Pioneer female detective Mary Fitzgerald has celebrated her 95th birthday at home in New York. The South Bronx native played host as a steady trickle of serving NYPD officers came to wish her well on her special day.
Born to Irish immigrant parents only a few short years after American women gained the right to vote, Fitzgerald joined the New York Police Department in 1951 because “I thought it would be an interesting job.”
Join us in wishing NYPD pioneer Mary Fitzgerald a happy 95th birthday.— NYPD NEWS (@NYPDnews) January 17, 2018
“In the era of stay-at-home TV moms like June Cleaver, Fitzgerald broke down barriers on the pickpocket squad and then the Intelligence Division.”
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She was right: over a career spanning several decades Fitzgerald was asked to protect several of the 20th century’s most iconic women from Israel’s Prime Minister Golda Meir and Queen Sophia of Spain to First Ladies Jackie Kennedy, Lady Bird Johnson and finally, Nancy Reagan.
It was guarding Jackie Kennedy that Fitzgerald mentioned as the highlight of her career: dressed in plain clothes she strolled the streets of New York City a few short paces behind her charge, watching carefully for threats.
When she met the President she recalled, “He put out his hand and said, ‘And you are?’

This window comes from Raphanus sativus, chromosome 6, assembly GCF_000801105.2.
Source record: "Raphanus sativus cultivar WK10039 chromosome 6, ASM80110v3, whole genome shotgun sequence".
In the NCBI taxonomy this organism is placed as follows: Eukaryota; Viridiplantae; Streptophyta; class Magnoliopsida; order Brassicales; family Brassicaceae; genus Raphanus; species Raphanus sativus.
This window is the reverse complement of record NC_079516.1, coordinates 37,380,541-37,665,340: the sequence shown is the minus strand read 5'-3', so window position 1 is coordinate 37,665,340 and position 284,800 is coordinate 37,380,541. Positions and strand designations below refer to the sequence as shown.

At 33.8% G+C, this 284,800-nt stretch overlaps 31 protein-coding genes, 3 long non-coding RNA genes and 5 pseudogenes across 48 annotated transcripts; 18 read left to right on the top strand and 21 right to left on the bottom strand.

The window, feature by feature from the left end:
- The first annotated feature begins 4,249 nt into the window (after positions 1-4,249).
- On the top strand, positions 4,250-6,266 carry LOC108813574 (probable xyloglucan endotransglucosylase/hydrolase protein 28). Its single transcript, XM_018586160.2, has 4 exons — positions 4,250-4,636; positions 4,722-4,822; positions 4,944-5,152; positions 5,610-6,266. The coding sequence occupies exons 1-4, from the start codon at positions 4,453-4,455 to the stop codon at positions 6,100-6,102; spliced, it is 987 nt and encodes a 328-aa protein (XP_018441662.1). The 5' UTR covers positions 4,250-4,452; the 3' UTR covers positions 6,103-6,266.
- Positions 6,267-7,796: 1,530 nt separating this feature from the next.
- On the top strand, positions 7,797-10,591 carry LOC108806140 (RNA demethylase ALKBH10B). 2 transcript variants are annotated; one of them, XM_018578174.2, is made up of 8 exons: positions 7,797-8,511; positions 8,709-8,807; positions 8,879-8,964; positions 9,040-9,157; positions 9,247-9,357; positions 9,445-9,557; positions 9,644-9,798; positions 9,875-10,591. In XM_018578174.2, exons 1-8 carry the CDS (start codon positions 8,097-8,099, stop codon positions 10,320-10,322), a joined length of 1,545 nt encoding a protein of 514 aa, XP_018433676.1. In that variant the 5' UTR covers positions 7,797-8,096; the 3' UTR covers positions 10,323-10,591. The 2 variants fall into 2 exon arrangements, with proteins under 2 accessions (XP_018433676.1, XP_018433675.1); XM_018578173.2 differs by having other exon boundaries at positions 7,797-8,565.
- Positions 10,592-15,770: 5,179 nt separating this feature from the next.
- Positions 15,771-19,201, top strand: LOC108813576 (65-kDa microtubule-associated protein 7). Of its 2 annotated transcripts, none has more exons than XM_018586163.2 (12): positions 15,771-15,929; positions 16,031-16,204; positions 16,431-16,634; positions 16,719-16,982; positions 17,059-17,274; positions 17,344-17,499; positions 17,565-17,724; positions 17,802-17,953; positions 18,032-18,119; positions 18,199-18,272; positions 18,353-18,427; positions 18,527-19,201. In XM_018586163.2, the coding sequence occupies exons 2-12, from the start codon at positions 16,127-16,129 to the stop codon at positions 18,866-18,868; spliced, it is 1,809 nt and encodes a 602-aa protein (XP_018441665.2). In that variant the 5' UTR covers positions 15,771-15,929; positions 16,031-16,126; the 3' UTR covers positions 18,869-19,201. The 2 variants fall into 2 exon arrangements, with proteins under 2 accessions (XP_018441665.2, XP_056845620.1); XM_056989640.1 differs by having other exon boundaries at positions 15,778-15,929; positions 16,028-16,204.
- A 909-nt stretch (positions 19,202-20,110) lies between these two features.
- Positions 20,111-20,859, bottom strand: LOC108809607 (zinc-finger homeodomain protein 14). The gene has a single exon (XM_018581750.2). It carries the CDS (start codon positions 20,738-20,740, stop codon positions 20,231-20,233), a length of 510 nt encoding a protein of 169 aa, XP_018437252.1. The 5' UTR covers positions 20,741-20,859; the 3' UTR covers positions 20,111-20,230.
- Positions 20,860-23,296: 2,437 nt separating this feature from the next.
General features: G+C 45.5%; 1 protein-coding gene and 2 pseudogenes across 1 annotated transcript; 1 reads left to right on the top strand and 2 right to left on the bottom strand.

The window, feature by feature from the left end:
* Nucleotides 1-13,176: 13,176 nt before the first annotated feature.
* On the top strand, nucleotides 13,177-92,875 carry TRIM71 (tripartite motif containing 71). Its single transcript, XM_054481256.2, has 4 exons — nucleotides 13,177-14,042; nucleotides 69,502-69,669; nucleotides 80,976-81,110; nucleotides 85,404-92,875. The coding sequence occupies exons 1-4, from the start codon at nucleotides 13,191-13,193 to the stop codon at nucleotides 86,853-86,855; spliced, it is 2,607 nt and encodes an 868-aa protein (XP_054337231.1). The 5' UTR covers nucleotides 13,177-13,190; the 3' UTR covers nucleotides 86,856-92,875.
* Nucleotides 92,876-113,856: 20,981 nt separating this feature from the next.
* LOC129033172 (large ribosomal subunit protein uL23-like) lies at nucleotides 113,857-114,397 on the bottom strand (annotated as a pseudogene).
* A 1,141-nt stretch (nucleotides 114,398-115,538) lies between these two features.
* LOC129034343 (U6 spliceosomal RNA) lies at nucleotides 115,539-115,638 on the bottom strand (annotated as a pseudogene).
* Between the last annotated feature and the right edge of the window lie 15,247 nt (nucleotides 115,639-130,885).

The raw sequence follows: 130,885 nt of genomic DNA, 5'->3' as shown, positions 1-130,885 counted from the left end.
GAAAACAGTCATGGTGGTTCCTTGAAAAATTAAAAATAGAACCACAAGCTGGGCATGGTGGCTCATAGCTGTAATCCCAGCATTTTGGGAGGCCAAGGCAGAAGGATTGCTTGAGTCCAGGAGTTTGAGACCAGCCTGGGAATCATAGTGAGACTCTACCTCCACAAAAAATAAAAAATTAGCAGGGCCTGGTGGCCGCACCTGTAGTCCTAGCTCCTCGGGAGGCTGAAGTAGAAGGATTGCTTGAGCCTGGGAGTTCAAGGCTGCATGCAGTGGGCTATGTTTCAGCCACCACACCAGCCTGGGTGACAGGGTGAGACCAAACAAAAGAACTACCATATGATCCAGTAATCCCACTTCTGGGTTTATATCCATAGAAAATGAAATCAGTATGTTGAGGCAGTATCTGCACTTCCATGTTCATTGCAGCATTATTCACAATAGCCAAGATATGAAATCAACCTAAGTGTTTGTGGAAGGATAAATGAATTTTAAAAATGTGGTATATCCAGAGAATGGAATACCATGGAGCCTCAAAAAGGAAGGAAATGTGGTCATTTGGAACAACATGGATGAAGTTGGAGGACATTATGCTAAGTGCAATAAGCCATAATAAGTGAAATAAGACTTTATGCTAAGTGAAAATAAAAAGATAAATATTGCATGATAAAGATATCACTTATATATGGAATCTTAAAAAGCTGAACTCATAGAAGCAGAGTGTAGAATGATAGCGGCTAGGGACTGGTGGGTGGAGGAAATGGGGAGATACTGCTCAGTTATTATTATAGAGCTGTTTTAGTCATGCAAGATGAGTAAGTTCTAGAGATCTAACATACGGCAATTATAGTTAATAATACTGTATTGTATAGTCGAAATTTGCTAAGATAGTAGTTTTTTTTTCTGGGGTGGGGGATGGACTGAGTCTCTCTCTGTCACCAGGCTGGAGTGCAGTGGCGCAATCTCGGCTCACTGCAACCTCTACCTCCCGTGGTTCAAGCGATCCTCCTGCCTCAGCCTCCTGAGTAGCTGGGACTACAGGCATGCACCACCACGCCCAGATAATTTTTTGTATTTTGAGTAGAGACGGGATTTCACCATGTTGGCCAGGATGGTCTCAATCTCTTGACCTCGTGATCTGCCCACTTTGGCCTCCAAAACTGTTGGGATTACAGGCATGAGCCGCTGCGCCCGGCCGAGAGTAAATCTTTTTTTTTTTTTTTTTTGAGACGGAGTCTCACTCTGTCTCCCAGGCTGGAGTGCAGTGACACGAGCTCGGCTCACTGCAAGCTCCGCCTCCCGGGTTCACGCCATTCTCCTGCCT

“So he got a big surprise when I said, ‘I’m Detective Mary Fitzgerald.’ There was a lot of security, but I was the only woman.”
In pride of place in her apartment on Roosevelt Island hangs a picture of the First Lady, signed affectionately “With best wishes, Jacqueline Kennedy”.
Members from #NYPD ESU EMS helped celebrate retired 2nd grade Detective Mary Fitzgerald’s 95th Birthday. Detective Fitzgerald was appointed to the NYC Police Department on December 1, 1952 and retired on August 31, 1983 after over 30 years of dedicated service. Happy Birthday! pic.twitter.com/vZD5wzCQjk— NYPD Special Ops (@NYPDSpecialops) January 17, 2018
But guarding high profile visitors to New York only accounted for a fraction of her working life; most of it was spent with the Intelligence Division, tracking down key information that helped keep New Yorkers safe from crime.
Now only a few short years away from her centenary birthday, Fitzgerald is in no doubt where she’ll spend the rest of her life.
“I love New York. It’s always evolving,” she told the New York Daily News.